To represent the elementary schoolers’ solo instrumental songs, of which there were a few, I’d like to call attention to Thomas Sulger’s “Rising Sun.” This solo guitar piece was played entirely without a pick, specifically written this way for the concert. It was Thomas’ second composition, his first being a piece he wrote for the show when he found out his school’s talent show was canceled. Despite its name, the song did not have an Asian vibe; quite to the contrary, with his head down and shoulders hunched over his instrument, Thomas played something I could have casually mistaken for the work of the Red Hot Chili Peppers. Imagine the intro to “Snow” from the group’s album Stadium Arcadium, slow it down a little, and voila: “Rising Sun.” It sounds crazy to say, but the two pieces used the same type of mildly-melodic arpeggio runs as a body. When I asked him, though, Thomas told me he didn’t listen to the group. Coincidence? I think so, but I’ll get more into that later.
The last elementary piece I want to mention is Christopher Jessup’s solo piano piece Concerto in A Minor. To be perfectly honest, this 5th grader has had more experience with classical music than me. Having studied classical piano since age 5, the kid’s piece frankly exceeds my ability to intelligently analyze in this genre of music. Concerto is an ambitious title, but with cords that traveled across the whole instrument and interlaced melodies, it just about pulled it off. Chris told me that he already enjoys writing music and has written multiple songs. I am not very surprised. You can tell that a combination of skill and practice has enabled him to create a piece that far exceeds the abilities his age would suggest, even with the high bar set by his classmates.
What surprised me most from this age group were the similarities shared between the songs. All the lyrics were in some way uplifting or inspirational. Many used similar runs or chord progressions that have been used many times by pop musicians of recent memory. Is this all coincidence? Partly. My guess, which made me appreciate these kids’ music even more, is this: because these kids are beginning their studies, they write mostly off of what they think sounds right and what doesn’t. They may or may not know what they are doing theoretically or practically, but if a sound works it works. What would these beginners discover? What could they but the most fundamental, archetypal patterns? Basically, what each and every one of these kids is doing is discovering the foundation of Western music through their own experimentation. Should a record company try to pass off some of these riffs, it would be uncreative and weak because they have been recycled a thousand times. But when these kids find out that a root, seventh, sixth, and fifth sound good together in a descending pattern, it is genuine ingenuity. It is innovation and discovery, just as valid and exciting to watch as a master saxophonist soloing well over a complex, dissonant progression.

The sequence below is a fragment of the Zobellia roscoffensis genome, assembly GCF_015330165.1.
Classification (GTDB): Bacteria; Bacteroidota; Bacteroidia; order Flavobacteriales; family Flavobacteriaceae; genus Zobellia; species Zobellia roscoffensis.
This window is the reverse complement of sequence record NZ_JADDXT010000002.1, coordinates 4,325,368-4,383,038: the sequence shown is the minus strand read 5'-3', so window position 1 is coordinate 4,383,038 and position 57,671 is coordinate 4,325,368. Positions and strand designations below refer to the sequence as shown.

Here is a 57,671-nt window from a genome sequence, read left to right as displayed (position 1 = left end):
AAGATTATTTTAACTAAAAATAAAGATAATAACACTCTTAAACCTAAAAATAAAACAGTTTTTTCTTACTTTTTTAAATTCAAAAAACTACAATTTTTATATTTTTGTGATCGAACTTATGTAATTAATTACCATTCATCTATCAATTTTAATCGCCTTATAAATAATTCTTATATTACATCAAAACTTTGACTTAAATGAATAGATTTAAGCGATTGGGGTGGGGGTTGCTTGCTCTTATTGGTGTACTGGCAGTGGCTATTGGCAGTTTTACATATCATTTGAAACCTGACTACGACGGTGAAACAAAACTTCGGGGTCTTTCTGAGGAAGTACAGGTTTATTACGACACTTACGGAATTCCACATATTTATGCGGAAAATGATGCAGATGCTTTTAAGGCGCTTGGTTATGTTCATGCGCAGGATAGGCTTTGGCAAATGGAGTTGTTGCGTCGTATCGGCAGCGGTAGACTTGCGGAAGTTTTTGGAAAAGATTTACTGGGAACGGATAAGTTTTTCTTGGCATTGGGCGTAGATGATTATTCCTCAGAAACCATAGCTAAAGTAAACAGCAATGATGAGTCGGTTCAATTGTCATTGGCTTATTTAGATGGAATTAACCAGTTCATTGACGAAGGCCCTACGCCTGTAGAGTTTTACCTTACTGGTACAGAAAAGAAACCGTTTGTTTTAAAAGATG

Anecdotal evidence supports my theory, I have found. When I asked Thomas how he wrote his song, he said, “it just felt right.” A perfectly good answer, but it suggests Thomas wasn’t actively trying to link together chords. Chris wasn’t able to tell me much more than that of his own piece–that he came up with it and his teacher helped him write the notes down. Alexa was most able to tell me about how she wrote her song. She says she was bored staying at her grandparents’ house, so she entertained herself by playing little melodies on a piano. When something sounded good, she put it together with another piece of hers, then came up with hypothetical lyrics to go on top (sorry, the cute story of a schoolyard romance gone wrong was just make-believe and not based off prior experience, or so Alexa claims...). Still, she couldn’t tell me about the individual parts she chose to put in her piece. So chalk these songs up to experimentation, but this ended up working for these kids wonderfully. Who knew eight to 10 year olds had the ability to do even this!
I was disappointed to see only four middle-schoolers perform. This is one thing, though, I shouldn’t be surprised. While no elementary schooler expressed to me any sentiment of stage fright, most being excited to be on stage, middle-schoolers are another breed entirely. I think we all remember that awkward stage of our lives when we wanted nothing more than to look and act like everyone else in search of common-denominator acceptance.
Obviously, uniformity and art don’t go very well together, as art’s very purpose is to make a statement. It takes a brave preteen to get up in front of other people and do something so unique. In this sense, all the more kudos to the four acts that showed their faces. Still, I have a sneaking suspicion that there are other 6-8th graders who are hiding their own songs in their own rooms...